Oracle VM Server SPARC 2.1 Released
By jsavit on Jun 08, 2011
Oracle VM Server for SPARC (sometimes abbreviated as OVMSS) is the server virtualization technology previously (and often still) called Logical Domains, or LDoms. It is a virtual machine capability built into Oracle's T-series SPARC Chip Multithreading (CMT) servers, permitting up to 128 domains (virtual machines) on a single server at no extra cost.
LDoms (I still use the old name sometimes) exploits the "many CPUs" nature of CMT servers to efficiently implement virtual machines. Typical virtual machine environments timeslice multiple guest virtual machines onto the same CPUs. This creates overhead because cache and translation lookaside buffer (TLB) contents have to be discarded every few milliseconds. Worse, virtual machines must be run in constrained modes where executing "privileged" instructions (instructions that change machine state) have to be replaced or trapped, and then emulated in software. This causes substantial overhead, especially for I/O intensive workloads.
Instead, Oracle VM Server for SPARC gives each domain its own CPUs, which it can use at native speed. No timeslicing is needed, and guest operating systems can execute instructions that change machine state (eg: memory mapping or interrupt masks) run safely (in the virtual machine only) and without penalty. An elegant solution to a 40-year old problem.
New FeaturesEnough review - let's list the new features:
- Live Domain Migration - This is probably the most notable new feature, which I'll discuss further in a later post.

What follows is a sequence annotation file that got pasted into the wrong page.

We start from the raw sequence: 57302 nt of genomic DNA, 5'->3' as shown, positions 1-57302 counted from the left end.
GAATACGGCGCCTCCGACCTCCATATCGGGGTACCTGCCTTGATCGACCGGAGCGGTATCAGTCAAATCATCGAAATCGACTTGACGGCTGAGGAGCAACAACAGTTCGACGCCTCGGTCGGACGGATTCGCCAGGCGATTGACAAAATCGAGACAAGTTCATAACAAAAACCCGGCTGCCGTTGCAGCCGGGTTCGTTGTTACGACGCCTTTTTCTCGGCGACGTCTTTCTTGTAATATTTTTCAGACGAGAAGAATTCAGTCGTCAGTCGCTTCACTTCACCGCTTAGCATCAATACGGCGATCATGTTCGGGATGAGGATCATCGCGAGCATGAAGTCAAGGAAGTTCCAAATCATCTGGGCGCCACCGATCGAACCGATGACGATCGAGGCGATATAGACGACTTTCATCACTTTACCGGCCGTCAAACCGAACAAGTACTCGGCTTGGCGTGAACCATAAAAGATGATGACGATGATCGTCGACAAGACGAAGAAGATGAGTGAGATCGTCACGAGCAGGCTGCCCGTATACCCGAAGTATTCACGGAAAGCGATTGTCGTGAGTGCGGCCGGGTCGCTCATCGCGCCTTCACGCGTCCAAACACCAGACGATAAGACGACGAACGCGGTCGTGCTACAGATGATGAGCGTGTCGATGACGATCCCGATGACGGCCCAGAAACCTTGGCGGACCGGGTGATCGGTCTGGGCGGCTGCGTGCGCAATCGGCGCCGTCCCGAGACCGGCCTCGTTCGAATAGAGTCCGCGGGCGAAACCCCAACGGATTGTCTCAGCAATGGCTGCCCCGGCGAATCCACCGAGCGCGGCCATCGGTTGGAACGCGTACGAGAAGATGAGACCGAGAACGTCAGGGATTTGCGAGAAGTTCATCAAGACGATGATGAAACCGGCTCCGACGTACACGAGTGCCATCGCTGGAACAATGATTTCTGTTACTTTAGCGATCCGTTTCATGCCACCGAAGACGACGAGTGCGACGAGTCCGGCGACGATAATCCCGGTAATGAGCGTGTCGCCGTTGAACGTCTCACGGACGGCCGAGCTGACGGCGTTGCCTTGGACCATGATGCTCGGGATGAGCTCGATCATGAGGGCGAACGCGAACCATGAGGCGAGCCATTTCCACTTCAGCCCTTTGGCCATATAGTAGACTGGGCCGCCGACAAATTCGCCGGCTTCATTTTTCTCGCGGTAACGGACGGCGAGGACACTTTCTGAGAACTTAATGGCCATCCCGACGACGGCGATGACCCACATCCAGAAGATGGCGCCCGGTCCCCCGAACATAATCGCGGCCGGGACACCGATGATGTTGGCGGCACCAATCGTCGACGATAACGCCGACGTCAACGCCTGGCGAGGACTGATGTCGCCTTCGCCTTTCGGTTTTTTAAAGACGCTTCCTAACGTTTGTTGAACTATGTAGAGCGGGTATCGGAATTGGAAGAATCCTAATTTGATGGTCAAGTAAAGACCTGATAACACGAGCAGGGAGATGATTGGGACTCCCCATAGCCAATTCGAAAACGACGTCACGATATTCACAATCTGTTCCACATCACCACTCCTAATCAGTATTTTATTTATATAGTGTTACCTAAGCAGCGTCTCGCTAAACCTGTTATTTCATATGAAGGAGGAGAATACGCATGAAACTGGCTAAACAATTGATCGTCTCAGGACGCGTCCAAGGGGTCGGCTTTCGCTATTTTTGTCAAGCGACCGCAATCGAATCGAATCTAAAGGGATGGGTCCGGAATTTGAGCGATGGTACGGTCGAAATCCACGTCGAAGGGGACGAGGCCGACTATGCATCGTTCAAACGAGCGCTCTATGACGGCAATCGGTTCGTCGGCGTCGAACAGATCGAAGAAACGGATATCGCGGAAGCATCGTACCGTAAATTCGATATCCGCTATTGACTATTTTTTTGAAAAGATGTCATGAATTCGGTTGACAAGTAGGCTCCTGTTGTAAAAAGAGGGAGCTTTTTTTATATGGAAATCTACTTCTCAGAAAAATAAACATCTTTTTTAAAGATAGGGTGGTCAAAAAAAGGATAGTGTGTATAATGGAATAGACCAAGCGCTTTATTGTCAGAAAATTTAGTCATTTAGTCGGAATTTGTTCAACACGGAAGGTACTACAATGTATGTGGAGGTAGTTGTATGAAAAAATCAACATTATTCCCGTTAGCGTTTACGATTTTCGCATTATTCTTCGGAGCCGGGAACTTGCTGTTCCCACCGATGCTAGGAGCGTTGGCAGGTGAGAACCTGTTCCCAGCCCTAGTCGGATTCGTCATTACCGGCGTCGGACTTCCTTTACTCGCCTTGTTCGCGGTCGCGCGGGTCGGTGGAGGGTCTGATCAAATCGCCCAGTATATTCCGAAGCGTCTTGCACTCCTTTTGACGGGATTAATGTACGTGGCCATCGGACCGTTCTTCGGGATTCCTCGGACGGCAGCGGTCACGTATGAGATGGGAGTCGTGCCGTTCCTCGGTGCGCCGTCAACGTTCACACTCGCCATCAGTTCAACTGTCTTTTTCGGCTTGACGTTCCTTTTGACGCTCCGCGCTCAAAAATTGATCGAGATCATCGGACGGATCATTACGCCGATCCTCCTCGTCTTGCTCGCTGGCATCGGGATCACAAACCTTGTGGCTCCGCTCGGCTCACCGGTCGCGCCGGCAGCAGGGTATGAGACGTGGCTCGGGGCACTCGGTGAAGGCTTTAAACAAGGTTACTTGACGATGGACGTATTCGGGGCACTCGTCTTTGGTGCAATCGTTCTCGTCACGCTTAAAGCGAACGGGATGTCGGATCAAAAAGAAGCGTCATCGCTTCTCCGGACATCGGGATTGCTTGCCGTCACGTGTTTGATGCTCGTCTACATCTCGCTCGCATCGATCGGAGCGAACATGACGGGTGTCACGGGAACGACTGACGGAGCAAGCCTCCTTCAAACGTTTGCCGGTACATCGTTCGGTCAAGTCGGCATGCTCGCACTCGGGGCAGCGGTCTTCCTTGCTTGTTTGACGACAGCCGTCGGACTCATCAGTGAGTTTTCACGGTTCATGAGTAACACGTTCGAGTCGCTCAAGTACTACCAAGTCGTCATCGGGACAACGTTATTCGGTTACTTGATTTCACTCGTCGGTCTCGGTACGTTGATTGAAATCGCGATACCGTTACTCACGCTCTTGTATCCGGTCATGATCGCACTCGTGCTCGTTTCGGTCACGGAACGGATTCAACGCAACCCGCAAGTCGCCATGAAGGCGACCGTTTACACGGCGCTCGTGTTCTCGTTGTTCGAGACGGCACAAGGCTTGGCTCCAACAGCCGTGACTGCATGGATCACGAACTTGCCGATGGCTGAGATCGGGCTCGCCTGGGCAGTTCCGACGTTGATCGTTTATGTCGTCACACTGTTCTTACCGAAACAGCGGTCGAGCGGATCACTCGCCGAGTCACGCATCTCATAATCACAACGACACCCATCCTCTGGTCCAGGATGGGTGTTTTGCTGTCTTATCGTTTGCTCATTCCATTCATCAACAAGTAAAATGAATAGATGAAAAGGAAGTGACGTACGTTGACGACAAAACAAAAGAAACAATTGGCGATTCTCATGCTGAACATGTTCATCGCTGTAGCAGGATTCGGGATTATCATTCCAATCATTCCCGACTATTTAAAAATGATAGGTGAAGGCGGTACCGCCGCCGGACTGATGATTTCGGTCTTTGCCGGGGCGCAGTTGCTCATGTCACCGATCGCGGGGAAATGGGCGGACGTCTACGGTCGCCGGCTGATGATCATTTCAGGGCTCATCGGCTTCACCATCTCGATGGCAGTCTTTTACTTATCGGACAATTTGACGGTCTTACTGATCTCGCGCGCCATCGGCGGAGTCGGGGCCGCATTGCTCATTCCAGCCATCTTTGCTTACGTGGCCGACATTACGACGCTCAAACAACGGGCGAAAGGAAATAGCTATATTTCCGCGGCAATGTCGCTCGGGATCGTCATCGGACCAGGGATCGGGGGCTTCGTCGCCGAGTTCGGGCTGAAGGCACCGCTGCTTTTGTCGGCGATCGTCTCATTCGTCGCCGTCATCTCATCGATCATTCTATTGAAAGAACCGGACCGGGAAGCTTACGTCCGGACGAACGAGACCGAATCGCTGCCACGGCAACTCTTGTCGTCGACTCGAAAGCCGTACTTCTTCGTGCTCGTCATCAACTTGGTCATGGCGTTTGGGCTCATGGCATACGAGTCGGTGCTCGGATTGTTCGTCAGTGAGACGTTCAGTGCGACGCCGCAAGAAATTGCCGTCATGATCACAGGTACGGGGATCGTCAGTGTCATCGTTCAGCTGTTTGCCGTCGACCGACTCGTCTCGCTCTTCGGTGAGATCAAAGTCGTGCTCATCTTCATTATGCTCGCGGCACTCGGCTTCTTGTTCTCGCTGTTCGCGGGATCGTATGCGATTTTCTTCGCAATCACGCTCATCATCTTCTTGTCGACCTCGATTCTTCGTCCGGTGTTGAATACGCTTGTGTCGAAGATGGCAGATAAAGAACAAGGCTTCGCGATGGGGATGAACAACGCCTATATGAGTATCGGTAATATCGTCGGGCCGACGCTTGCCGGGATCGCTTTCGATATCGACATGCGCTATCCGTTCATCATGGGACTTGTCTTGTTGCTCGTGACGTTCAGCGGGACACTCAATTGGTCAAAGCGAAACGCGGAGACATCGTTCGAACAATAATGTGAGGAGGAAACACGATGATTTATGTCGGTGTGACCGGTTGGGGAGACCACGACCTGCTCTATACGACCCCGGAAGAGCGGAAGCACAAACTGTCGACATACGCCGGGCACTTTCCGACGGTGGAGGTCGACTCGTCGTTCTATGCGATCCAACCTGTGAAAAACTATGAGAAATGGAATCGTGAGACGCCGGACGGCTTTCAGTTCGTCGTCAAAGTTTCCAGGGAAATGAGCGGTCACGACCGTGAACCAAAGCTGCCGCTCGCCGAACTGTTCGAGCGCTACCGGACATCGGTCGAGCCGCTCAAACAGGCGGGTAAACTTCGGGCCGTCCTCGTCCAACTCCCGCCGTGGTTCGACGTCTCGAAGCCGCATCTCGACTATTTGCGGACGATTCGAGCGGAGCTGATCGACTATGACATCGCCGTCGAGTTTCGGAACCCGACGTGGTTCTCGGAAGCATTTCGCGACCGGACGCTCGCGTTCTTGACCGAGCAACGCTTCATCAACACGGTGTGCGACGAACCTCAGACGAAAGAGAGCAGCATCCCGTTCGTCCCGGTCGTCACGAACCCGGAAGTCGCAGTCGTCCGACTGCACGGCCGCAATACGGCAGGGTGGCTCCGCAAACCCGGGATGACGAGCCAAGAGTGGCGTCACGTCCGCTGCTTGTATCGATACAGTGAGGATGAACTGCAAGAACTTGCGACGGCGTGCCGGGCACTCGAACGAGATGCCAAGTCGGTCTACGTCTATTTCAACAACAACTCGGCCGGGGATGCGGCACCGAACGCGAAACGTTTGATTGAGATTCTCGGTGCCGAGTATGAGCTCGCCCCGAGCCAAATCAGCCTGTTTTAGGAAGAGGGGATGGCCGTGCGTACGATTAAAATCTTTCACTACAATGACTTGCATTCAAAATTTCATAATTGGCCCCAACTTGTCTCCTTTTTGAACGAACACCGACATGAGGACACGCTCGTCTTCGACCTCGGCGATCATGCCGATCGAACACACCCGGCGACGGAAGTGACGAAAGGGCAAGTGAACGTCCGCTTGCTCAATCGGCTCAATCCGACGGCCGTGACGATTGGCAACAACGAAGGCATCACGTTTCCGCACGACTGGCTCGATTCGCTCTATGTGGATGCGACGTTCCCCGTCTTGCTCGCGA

OVMSS 2.1 introduces "live migration", in which a virtual machine can be migrated between hosts
while continuing to run. This contrasts with the previous "warm migration" used to migrate running domains from
one host to another. In warm migration, a guest operation is suspended while its memory contents
and state are transfered from the "source" host to the "target", and then resumed. This could cause lengthy periods during
which the domain was unresponsive, though it would then resume from where it was without a reboot.
Now, warm migration copies a domain's state while it continues to run. Subsequent passes over the domain's memory retransmit the portion of memory that changed on the source system after being copied. A final pass, while the domain is briefly suspended, transmits residual changed memory contents.
Like with warm migration, memory contents are always compressed and encrypted (using the hardware crypto accelerators built into the T-series servers) before being transmitted across the network from source to target system. This is an essential security practice - consider credit card numbers or passwords that might otherwise be transferred in clear text. Unfortunately, some virtualization technologies from other vendors do not encrypt memory contents before transmission.
- CPU Dynamic Resource Management (DRM) - DRM was introduced in LDoms 1.3 and is now enhanced so a higher priority guest domain can take CPUs away from a lower priority domain. This occurs for guests that are under DRM control when a higher priority domain needs more CPUs to meet its utilization targets and no unallocated CPUs are available.
- DTrace enablement - the logical domain framework now exposes DTrace probes so you can introspect on domain activity
- Improved allocation and deallocation of CPUs and crypto units - the constraints engine is smarter about allocating and deallocating CPUs. For example, when removing CPUs from a domain it will try to avoid taking CPUs from cores allocated entirely to the guest, which helps improve Level 1 cache performance. It also tries to avoid taking CPUs away from cores where the guest has been allocated a crypto accelerator. If it does remove a guest's last CPU from a core where it has been allocated the crypto accelerator, it deallocates the accelerator from the domain - a usability enhancement.
There are other changes, plus bug fixes and performance improvements, but the above are the highlights. Please have a look at Oracle's virtualization blog for more.